The carrier saw underlying pre-tax profit rise 14% to £907 million in 2017/18, with its mainline international division increasing earnings by 7% to £226 million despite a 4% increase in capacity.
“These numbers show a company that’s delivering across the board,” said chief executive Alan Joyce. “This record result comes despite higher oil prices. We’re facing another increase to our fuel bill for FY19 and we’re confident that we will substantially recover this through a range of capacity, revenue and cost efficiency measures, in addition to our hedging programme,” he added.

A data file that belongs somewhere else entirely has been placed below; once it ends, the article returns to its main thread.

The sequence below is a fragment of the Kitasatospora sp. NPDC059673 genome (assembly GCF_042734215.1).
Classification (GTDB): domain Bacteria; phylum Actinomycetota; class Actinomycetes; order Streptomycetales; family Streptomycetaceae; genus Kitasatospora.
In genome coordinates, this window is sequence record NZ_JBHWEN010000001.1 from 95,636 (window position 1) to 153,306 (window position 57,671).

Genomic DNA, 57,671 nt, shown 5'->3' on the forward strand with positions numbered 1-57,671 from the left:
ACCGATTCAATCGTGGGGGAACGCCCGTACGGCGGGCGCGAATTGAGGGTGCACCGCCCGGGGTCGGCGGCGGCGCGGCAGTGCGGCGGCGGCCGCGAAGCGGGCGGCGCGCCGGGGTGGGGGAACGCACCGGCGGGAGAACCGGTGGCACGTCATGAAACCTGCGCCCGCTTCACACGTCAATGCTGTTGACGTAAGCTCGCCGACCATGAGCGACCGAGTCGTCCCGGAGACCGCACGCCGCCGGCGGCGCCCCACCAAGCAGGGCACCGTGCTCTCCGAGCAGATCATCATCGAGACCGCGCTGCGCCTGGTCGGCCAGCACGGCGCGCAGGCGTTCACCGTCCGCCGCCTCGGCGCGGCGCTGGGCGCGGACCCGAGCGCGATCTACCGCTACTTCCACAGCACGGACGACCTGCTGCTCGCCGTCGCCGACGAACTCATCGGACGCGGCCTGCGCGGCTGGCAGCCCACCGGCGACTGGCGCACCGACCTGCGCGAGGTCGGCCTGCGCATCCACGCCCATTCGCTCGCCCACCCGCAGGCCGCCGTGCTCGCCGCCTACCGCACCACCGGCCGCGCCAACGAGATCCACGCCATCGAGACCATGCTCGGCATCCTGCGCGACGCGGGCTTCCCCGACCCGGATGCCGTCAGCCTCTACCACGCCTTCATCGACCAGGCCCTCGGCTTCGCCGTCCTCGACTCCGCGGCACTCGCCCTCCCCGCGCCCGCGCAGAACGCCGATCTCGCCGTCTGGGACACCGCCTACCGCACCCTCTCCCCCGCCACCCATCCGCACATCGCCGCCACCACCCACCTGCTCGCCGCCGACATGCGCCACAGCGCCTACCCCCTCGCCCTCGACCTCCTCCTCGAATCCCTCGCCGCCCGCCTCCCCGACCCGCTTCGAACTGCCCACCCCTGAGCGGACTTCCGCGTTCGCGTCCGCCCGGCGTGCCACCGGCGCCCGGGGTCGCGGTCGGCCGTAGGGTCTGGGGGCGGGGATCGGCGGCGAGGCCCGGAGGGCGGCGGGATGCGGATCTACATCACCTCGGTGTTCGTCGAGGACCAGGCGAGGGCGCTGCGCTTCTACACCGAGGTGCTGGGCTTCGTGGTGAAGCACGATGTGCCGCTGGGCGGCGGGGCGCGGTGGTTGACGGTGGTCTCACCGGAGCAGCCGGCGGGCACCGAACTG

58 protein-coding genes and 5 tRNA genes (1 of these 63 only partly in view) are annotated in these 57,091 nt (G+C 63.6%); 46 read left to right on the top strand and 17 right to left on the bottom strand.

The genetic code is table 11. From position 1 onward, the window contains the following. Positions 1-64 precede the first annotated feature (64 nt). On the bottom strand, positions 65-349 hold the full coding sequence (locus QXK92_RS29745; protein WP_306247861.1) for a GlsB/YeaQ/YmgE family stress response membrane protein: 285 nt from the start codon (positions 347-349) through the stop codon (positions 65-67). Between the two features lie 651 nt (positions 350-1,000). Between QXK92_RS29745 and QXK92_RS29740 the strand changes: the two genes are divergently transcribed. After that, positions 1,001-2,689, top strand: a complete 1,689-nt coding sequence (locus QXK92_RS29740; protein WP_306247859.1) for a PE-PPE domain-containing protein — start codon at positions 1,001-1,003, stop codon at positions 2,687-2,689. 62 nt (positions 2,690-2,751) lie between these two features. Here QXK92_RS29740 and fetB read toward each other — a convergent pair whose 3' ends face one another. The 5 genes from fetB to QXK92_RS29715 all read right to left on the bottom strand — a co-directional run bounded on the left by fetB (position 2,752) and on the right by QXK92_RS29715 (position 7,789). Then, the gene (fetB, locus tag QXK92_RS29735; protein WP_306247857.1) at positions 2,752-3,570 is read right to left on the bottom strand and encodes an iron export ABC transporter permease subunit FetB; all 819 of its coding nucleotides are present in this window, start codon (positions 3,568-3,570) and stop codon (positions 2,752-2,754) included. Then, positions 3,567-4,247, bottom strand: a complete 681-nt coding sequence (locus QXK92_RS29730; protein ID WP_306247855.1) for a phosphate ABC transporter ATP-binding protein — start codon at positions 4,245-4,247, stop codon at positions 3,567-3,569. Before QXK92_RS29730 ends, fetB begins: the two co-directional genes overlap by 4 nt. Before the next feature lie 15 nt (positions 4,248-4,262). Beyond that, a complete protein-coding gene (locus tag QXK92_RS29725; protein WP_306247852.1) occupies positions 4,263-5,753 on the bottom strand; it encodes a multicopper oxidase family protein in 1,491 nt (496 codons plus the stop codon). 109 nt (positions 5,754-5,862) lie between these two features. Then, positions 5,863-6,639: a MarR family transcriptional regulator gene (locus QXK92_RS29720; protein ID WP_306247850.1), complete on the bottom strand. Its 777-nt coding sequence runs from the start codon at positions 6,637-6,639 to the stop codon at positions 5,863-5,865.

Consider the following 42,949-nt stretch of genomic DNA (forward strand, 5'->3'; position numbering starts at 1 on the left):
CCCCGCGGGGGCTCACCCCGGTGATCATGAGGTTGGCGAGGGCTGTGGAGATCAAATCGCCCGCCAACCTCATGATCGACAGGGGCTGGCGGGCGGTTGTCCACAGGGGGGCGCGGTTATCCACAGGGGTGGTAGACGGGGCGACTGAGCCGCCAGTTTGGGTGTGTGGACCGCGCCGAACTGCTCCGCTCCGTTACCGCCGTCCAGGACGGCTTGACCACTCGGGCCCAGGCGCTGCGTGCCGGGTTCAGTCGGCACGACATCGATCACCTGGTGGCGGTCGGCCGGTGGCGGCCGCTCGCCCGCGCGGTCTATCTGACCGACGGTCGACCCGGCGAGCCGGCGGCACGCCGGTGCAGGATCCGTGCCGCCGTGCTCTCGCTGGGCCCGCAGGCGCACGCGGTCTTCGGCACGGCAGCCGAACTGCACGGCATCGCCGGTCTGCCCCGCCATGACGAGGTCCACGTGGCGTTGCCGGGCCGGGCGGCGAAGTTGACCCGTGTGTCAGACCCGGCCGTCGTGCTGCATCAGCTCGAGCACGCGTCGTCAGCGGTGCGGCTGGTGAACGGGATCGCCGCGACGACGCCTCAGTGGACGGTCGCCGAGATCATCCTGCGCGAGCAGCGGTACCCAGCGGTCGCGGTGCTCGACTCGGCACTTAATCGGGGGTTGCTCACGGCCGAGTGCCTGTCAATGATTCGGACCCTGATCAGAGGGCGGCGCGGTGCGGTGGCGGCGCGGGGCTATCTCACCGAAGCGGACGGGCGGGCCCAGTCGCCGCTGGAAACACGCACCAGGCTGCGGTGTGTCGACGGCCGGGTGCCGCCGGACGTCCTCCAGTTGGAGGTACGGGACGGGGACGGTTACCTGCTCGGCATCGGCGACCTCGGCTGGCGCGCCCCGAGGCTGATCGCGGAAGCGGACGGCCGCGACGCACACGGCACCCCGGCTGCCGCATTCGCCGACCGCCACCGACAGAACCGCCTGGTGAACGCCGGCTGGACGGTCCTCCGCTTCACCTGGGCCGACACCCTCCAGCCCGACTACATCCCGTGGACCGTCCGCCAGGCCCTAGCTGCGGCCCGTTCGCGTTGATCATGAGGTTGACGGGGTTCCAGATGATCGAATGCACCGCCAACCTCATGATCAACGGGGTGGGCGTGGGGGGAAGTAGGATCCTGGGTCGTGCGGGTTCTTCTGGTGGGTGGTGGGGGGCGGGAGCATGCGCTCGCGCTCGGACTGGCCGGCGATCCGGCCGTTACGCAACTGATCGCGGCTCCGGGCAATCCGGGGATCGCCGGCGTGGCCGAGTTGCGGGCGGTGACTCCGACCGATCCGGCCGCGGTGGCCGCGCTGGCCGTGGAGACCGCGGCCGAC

Joyce told Australian media that the passenger load factor on the non-stop Heathrow-Perth flight, which began in March, was 92%, with premium classes an average 94% full. Qantas’s average load across its international network is 84%.
Joyce said that figures issued by the UK CAA, which stated that flights were only 78% full, did not count those passengers continuing on the same aircraft to Melbourne or switching flights at Perth to another Australia destination.
Qantas is working on non-stop flights from the east coast of Australia to London and New York, with 2022 pencilled in for a launch date. Airbus and Boeing are designing bespoke long-range aircraft for these routes.
Other investment in the coming year will include an expanded and renovated First Lounge at Sydney plus upgrades to lounges at Auckland, Tokyo Narita and Brisbane.